The IBD/TIPP Economic Optimism Index, a leading measure of consumer confidence, declined 3.7 points or 7.6%, from 48.4 in December to 44.7 in January. The index fell below 50.0, defined as the pessimistic zone, in September of last year and has remained there for the past five months.
Confidence in January is 25.3% below its pre-pandemic level of 59.8 in February 2020.
The IBD/TIPP Economic Optimism Index is the first monthly measure of consumer confidence.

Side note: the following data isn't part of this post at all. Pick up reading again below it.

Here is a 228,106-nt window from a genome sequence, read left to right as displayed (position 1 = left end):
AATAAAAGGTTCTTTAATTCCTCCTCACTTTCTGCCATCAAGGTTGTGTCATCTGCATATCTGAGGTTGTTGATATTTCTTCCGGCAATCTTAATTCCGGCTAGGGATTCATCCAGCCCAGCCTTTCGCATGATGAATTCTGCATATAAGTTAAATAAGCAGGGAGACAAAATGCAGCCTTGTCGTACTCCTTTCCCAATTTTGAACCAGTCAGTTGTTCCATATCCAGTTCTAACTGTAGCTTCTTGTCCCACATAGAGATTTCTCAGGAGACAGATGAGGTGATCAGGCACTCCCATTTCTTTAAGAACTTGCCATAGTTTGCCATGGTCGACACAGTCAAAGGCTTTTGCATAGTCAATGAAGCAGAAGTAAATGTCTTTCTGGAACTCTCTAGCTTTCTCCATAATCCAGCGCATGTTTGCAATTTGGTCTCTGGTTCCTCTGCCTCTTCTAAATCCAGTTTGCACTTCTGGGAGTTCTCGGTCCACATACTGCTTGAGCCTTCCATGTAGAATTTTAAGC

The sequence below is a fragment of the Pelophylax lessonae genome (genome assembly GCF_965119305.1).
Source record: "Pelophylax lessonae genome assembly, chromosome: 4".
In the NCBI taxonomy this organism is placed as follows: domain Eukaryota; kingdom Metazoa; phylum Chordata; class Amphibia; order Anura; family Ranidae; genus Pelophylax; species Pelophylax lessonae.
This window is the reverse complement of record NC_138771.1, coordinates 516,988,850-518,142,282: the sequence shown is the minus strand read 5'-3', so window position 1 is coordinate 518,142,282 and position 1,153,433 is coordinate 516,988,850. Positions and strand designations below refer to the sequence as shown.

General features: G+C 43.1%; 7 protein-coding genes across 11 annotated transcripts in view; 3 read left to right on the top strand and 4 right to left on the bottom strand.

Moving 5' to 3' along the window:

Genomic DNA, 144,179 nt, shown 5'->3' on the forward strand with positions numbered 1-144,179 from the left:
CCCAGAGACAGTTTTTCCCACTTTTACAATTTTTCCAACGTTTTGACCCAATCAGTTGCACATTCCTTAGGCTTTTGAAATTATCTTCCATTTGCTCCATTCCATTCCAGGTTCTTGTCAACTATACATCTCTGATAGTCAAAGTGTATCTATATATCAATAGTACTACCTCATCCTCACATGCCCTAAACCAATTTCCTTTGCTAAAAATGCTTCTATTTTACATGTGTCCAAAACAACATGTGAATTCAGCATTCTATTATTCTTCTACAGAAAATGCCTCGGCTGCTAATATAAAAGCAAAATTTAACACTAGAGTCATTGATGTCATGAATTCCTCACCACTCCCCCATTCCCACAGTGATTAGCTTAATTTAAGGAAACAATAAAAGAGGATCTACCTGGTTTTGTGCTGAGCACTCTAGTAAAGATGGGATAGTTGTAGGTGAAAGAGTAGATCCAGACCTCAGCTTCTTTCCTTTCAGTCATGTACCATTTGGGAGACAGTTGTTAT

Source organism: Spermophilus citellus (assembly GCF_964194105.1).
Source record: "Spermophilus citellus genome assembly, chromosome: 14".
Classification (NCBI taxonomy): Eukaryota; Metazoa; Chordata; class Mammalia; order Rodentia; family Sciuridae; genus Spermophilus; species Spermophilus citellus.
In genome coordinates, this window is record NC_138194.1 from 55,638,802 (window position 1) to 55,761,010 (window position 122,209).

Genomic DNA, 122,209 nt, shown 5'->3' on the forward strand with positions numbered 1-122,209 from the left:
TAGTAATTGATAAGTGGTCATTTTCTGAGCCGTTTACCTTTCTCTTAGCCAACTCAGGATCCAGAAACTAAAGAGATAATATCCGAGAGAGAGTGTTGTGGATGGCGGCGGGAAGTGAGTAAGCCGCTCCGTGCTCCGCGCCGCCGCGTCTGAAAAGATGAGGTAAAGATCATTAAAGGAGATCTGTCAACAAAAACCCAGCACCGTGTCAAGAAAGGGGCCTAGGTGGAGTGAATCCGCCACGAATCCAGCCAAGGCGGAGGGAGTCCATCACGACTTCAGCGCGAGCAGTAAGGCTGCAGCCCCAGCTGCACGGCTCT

It accurately predicts monthly changes in sentiment reflected in other well-known surveys conducted by The Conference Board and the University of Michigan. Consumer spending drives two-thirds of the economy. Optimistic consumers spend money on automobiles, home improvements, new homes, and other large-ticket items.
The TIPP Economic Optimism Index is the most well-known of our TIPP indexes. Investor's Business Daily publishes the IBD/TIPP Economic Optimism Index every month.
Multiple factors are behind the decline of the index and its components.